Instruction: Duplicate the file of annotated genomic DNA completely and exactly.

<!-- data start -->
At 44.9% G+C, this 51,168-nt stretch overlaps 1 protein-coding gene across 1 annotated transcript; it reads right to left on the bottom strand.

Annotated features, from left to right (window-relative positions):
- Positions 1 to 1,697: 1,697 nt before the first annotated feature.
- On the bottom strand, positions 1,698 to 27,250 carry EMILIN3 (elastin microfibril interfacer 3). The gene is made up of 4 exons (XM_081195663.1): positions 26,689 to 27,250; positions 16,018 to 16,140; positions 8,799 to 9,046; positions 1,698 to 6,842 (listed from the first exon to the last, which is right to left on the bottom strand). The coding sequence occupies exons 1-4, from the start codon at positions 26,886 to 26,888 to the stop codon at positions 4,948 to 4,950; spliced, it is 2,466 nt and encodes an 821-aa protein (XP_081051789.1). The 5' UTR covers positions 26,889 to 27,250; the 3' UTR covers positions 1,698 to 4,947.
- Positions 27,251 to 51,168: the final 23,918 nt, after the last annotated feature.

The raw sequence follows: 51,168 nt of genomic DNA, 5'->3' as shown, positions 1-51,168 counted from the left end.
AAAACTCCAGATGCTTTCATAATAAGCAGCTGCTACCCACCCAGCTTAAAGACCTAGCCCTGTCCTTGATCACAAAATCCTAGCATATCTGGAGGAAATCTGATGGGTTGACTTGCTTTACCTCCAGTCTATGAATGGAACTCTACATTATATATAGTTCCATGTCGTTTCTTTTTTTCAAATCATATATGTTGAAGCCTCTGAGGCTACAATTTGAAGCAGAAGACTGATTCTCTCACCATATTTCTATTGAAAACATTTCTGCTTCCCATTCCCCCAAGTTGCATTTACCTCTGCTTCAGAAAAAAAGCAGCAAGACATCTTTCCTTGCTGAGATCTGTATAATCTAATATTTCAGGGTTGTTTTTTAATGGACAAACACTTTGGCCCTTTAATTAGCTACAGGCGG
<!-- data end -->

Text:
At 44.9% G+C, this 51,168-nt stretch overlaps 1 protein-coding gene across 1 annotated transcript; it reads right to left on the bottom strand.

Annotated features, from left to right (window-relative positions):
- Positions 1 to 1,697: 1,697 nt before the first annotated feature.
- On the bottom strand, positions 1,698 to 27,250 carry EMILIN3 (elastin microfibril interfacer 3). The gene is made up of 4 exons (XM_081195663.1): positions 26,689 to 27,250; positions 16,018 to 16,140; positions 8,799 to 9,046; positions 1,698 to 6,842 (listed from the first exon to the last, which is right to left on the bottom strand). The coding sequence occupies exons 1-4, from the start codon at positions 26,886 to 26,888 to the stop codon at positions 4,948 to 4,950; spliced, it is 2,466 nt and encodes an 821-aa protein (XP_081051789.1). The 5' UTR covers positions 26,889 to 27,250; the 3' UTR covers positions 1,698 to 4,947.
- Positions 27,251 to 51,168: the final 23,918 nt, after the last annotated feature.

The raw sequence follows: 51,168 nt of genomic DNA, 5'->3' as shown, positions 1-51,168 counted from the left end.
AAAACTCCAGATGCTTTCATAATAAGCAGCTGCTACCCACCCAGCTTAAAGACCTAGCCCTGTCCTTGATCACAAAATCCTAGCATATCTGGAGGAAATCTGATGGGTTGACTTGCTTTACCTCCAGTCTATGAATGGAACTCTACATTATATATAGTTCCATGTCGTTTCTTTTTTTCAAATCATATATGTTGAAGCCTCTGAGGCTACAATTTGAAGCAGAAGACTGATTCTCTCACCATATTTCTATTGAAAACATTTCTGCTTCCCATTCCCCCAAGTTGCATTTACCTCTGCTTCAGAAAAAAAGCAGCAAGACATCTTTCCTTGCTGAGATCTGTATAATCTAATATTTCAGGGTTGTTTTTTAATGGACAAACACTTTGGCCCTTTAATTAGCTACAGGCGG